“You hear three notes and you know it’s Herb Alpert.”
It’s a glowing compliment for any musician, but when the endorsement comes from fellow trumpeter Miles Davis, it means you’ve transcended mere playing–and have arrived at a special place in the history of music.
A particular kind of creative restlessness has been the support beam to Alpert’s lofty success over the decades: nine Grammys; 72 million albums sold; cofounder of A&M records, signing artists like The Carpenters; and a National Medal of Arts awarded by President Obama.
Most musicians would feel content to retire with a resume of that caliber, but Alpert is still churning out music–his most recent album Come Fly With Me is out September 25 and Fast Company has the exclusive stream below–and also sculptures, as well with an exhibit of bronze totem poles currently on display at Chicago’s Field Museum.
Whether it’s music, painting, or sculpting, it all starts with deep passion for Alpert–an urge to create regardless of recognition or accolades–and ends with never feeling satisfied. Here’s how he keeps the creative flame brightly lit.
Alpert began playing the trumpet when he was 8 and 72 years later, it’s still “a good friend” to him.
“I play it just about every day of my life–not because I have to, but because it’s something that gives me pleasure,” Alpert says. “That’s what I tell kids when they ask what’s the secret to being successful in the music industry. If you’re not really passionate about what you’re doing or if you’re doing it because there are some benefits like attracting chicks, forget it, man. While you’re sleeping someone else is practicing who wants the exact same thing you want.”
Following the sonic trail to the heart of Alpert’s style can be a disorienting path, starting from the Mexican-infused stylings of his Tijuana Brass band to a staggering solo run that’s absorbed electronica, R&B, and funk along the way. His inspiration is far flung but still tethered to his unique interpretation of jazz, which, as it happens, wasn’t always so unique.
“There was a period where I started emulating my favorite musicians–I could play a little bit like Harry James. I had a little bit of Miles Davis in me. And then I came to the “aha!”–I said, who in the hell wants to hear that? They’ve already done it. So I was looking for my own voice,” Alpert says. “When I heard Les Paul and Mary Ford’s “How High the Moon,” where Les layered his guitar a few times on this record with some other tricks, there was a sound on it. I started experimenting in my little garage with two tape machines and I was layering my trumpet and out came this Tijuana Brass sound concept.”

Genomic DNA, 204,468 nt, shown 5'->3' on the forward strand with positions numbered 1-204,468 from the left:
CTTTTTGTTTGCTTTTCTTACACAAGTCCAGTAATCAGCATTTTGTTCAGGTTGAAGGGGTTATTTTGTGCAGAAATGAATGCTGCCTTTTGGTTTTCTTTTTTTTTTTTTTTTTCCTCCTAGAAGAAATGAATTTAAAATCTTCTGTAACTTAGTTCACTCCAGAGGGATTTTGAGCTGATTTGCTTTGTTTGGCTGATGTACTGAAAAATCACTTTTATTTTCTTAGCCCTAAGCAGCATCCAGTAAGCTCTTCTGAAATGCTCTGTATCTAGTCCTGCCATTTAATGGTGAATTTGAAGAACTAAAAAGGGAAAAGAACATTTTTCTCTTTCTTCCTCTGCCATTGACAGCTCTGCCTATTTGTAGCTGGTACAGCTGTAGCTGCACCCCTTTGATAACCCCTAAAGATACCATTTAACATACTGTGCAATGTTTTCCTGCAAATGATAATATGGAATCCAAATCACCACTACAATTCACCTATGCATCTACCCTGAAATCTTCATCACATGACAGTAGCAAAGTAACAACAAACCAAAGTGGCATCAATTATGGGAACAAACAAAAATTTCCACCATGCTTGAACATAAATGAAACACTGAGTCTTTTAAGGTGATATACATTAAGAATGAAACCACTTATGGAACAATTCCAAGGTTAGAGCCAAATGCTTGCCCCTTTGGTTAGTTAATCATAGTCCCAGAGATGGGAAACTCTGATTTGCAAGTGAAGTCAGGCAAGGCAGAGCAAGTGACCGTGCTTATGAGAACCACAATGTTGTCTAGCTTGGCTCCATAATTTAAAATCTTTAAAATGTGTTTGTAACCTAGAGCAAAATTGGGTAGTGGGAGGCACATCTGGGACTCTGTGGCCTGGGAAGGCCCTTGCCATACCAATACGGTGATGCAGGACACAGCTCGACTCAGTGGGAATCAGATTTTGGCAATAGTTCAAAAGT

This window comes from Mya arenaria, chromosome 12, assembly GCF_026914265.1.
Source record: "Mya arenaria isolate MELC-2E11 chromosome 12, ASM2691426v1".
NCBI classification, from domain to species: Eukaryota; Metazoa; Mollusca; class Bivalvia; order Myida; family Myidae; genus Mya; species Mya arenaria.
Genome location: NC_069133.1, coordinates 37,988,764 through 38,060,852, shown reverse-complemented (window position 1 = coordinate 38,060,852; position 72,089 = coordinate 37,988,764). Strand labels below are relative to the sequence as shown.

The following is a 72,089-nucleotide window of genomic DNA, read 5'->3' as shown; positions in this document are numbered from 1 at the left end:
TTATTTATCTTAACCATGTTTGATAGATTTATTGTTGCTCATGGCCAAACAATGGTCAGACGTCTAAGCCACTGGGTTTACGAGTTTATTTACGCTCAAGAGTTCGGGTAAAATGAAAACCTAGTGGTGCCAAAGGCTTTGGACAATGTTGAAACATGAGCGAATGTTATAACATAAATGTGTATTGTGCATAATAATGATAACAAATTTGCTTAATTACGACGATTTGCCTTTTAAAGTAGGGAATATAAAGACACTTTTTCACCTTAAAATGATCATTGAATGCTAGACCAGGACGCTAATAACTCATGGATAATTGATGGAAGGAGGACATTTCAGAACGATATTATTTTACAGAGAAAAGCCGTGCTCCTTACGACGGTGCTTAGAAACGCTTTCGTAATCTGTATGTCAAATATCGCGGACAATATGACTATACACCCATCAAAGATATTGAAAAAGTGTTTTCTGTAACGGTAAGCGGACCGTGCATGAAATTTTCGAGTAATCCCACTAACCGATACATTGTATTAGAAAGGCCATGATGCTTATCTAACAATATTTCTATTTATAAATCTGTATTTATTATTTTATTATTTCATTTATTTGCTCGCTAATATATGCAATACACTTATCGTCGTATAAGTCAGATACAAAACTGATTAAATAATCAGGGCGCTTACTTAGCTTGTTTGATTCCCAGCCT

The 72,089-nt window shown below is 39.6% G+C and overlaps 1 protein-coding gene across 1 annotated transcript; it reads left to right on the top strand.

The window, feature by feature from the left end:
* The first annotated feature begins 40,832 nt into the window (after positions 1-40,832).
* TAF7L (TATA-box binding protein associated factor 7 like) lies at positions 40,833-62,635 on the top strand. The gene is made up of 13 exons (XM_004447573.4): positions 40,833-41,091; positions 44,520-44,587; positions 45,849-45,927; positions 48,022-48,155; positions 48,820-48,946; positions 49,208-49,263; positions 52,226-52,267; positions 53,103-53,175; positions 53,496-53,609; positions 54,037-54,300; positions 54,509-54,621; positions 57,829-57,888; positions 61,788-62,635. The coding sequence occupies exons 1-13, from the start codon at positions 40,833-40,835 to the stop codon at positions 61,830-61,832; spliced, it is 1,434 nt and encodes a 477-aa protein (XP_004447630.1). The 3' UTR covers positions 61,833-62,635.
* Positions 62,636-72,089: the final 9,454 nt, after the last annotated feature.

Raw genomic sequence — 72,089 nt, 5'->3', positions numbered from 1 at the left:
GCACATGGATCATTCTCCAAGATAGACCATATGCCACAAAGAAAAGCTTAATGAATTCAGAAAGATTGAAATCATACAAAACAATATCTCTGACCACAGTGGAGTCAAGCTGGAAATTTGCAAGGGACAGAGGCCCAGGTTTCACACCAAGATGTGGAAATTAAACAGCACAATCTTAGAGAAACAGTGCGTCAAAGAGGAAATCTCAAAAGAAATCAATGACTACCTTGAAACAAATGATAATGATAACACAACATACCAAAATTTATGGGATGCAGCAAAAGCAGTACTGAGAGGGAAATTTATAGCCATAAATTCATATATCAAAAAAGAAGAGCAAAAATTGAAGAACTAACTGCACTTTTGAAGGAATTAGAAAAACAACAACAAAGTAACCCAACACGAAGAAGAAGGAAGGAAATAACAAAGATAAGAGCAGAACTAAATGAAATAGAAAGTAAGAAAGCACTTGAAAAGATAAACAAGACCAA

Thirty-five years ago, Alpert began fiddling with beeswax, making shapes he would have cast at foundries for nothing more than his personal enjoyment. It was another artistic avenue for him that supplemented his musical mission. But, as luck–and talent–would have it, his bronze, totemic sculptures are now making their rounds in museums.
“I started making these more symbolic totems like what [the Pacific Northwest Indians] were doing with animals and creatures coming out of the work. And then I decided, who wants to see that? They’ve already done that so I started riffing on it and doing my jazz version of what they were doing and then all of a sudden they became abstract,” Alpert says. “Jazz is an element. Jazz is that thing–that improvisational style. It’s the thing that we love about Jackson Pollock or those painters that are just putting down their feelings. I think that’s what art is all about.”
It’s hard to imagine Alpert’s rise to legendary prominence without his Tijuana Brass band. The group’s first album, The Lonely Bull (1962), set the stage for a sound heavily inspired by mariachi music and bullfighting that would develop over the course of several records, peaking with 1965’s Whipped Cream & Other Delights, a No. 1 hit with a cover that’s become as famous as the tracks.
Alpert, however, was, and still is, pushing past success to new territories. All of which begs the question, “When do you know that you’ve ‘made it’?” According to Alpert: never.
“With The Lonely Bull, I said what I’m not going to do is play it sideways for the next year or so. I wanted to see if I could just keep moving forward. I want to make visual music. I want to make music that takes you some place as opposed to elevator music that’s not bad, it’s not good–it’s just there,” he says. “You never really get to where you want on an instrument. Dizzy Gillespie was a friend of mine and Dizzy used to say, ‘Tthe closer you get, the farther it looks.’ It’s a never-ending challenge.”